Igor Stravinsky, Luciano Pavarotti, Julio Bocca, and Paloma Herrera have performed in what is considered one of the best opera houses in the world. In addition to the Art Institute, the building houses workshops to support local performances.
Perito Moreno Glacier
The Perito Moreno Glacier is located in Los Glaciares National Park and is amongst the most spectacular natural landmarks in Argentina. Remarkably, it is still growing, unlike many others that are unfortunately regressing.
You can view this wonder from a boat cruise or other similar platforms. However, the best way to take in the unforgettable sights is by hiking the glacier.
That can be done in two ways: through a “Mini Trek” or a “Big Ice Adventure.” “The Mini Trek” lasts two hours and includes transportation, whereas the “Big Ice Adventure” is a seven-hour journey that involves extra effort and harnesses.
Obelisk of Buenos Aires
One of the many recognizable landmarks in Argentina is the Obelisk of Buenos Aires. Similar to the Washington Monument in the United States, the Obelisk has become a beloved symbol of Argentina’s capital city.
Built in 1936 on Plaza de la Republica at the intersection of two of the world’s widest avenues— de Julio Avenue and Corrientes Avenue—the structure commemorates the city’s 400th anniversary.
The Obelisk, which stands 71.5 meters tall, was constructed in only 31 days. That compared to the Washington Monument, which took over 40 years to finish. It stands at the exact spot where the Argentine flag was first hoisted after the country’s independence in 1812.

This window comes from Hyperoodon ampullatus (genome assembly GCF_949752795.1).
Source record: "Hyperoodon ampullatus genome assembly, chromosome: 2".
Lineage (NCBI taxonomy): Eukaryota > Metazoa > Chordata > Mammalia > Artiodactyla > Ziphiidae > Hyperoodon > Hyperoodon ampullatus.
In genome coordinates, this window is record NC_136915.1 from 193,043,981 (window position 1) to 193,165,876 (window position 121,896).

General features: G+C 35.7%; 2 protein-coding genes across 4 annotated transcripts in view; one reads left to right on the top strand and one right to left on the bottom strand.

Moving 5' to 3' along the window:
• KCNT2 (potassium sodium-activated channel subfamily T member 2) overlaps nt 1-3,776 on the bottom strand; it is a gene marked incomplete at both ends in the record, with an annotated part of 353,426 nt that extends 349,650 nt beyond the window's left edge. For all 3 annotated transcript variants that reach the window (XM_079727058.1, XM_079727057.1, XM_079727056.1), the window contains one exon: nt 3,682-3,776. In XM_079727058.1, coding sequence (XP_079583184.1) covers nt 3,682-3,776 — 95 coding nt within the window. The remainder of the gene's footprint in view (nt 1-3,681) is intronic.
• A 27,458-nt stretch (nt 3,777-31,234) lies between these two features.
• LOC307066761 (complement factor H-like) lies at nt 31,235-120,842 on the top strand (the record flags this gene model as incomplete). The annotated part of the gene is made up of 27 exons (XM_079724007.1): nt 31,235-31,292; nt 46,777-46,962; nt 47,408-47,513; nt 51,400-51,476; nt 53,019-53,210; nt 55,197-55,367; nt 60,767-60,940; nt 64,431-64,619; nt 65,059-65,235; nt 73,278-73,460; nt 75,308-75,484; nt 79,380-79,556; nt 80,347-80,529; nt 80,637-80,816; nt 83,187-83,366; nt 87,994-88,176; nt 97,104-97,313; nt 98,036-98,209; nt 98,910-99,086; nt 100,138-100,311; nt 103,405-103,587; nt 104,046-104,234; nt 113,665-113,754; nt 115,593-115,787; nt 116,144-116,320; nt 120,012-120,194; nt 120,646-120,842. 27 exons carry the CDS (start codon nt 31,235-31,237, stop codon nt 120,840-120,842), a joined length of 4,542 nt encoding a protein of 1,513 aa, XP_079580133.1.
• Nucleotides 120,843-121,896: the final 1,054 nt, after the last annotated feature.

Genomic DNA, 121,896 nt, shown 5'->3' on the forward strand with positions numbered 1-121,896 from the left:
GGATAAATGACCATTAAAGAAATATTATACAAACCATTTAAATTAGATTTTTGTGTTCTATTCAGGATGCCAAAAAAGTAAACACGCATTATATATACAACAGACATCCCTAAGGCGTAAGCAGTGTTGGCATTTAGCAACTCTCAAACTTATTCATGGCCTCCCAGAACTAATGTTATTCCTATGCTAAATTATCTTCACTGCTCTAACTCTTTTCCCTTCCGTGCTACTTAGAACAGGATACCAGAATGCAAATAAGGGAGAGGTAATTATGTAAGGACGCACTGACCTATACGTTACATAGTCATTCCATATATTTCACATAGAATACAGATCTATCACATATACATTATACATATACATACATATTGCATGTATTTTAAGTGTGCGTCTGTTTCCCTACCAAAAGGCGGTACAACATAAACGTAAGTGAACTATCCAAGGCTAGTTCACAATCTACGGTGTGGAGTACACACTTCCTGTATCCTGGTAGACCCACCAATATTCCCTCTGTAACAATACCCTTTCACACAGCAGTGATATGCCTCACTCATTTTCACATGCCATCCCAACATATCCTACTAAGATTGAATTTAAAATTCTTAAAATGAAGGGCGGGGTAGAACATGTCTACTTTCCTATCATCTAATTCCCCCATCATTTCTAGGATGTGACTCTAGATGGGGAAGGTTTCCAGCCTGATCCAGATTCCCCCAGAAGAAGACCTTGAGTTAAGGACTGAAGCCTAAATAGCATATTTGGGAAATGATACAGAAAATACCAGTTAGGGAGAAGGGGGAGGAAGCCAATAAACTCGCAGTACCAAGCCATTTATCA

The Recoleta Cemetery
The Recoleta Cemetery dates back to the early 19th Century and has served as a burial ground for some of Argentina’s renowned and wealthy citizens. Its monumental graves, maze-like layout, and small pathways make it feel like a city. So, it’s no wonder that CNN named Recoleta one of the most scenic cemeteries in the world.
Among those buried at the cemetery are Nobel Prize winners, revered writers, and even presidents. The most famous grave is that of the former first lady, Eva Peron, which attracts many people to the cemetery.
Other graves include Rufina Cambaceres, with stunning ornamental architecture, Liliana Crociati de Szaszak’s tomb with her distinct life-size statue in a wedding dress, and the Paz family mausoleum with a black stone building and massive marble angels.
The Floralis Generica, a large silver flower made of steel, was arguably the world’s first movable public sculpture operated by photoelectric and hydraulic sensors when it was inaugurated in 2002.
Eduardo Catalano donated this sculpture to Buenos Aires when he fulfilled his aim of creating a piece that reflected time dynamism. According to Catalano, the flower represents a blending of flora and the hope of a new day.
This 20-meter-high, 18-tonne aluminum, stainless steel sculpture was named “Floralis Genérica” to honor all flowers and stands in the middle of Recoleta’s Plaza de las Naciones Unidas.
It has operating petals that take about 20 minutes to open. At 8 am each morning, the flower blooms, and the petals close when sunset strikes.
Conclusion – Landmarks In Argentina
Argentina offers a memorable and varied vacation experience. You can visit the bustling city of Buenos Aires and fall in love with its spectacular colonial architecture, admire the majestic Iguazu Falls, or find peace at the Perito Moreno Glacier.
And that only scratches the surface. After all, Argentina is a culturally diverse country, home to a plethora of magnificent landmarks and unforgettable tourist destinations. So, what are you waiting for? Now is the time to plan a trip and visit these extraordinary landmarks in Argentina for a vacation unlike any other!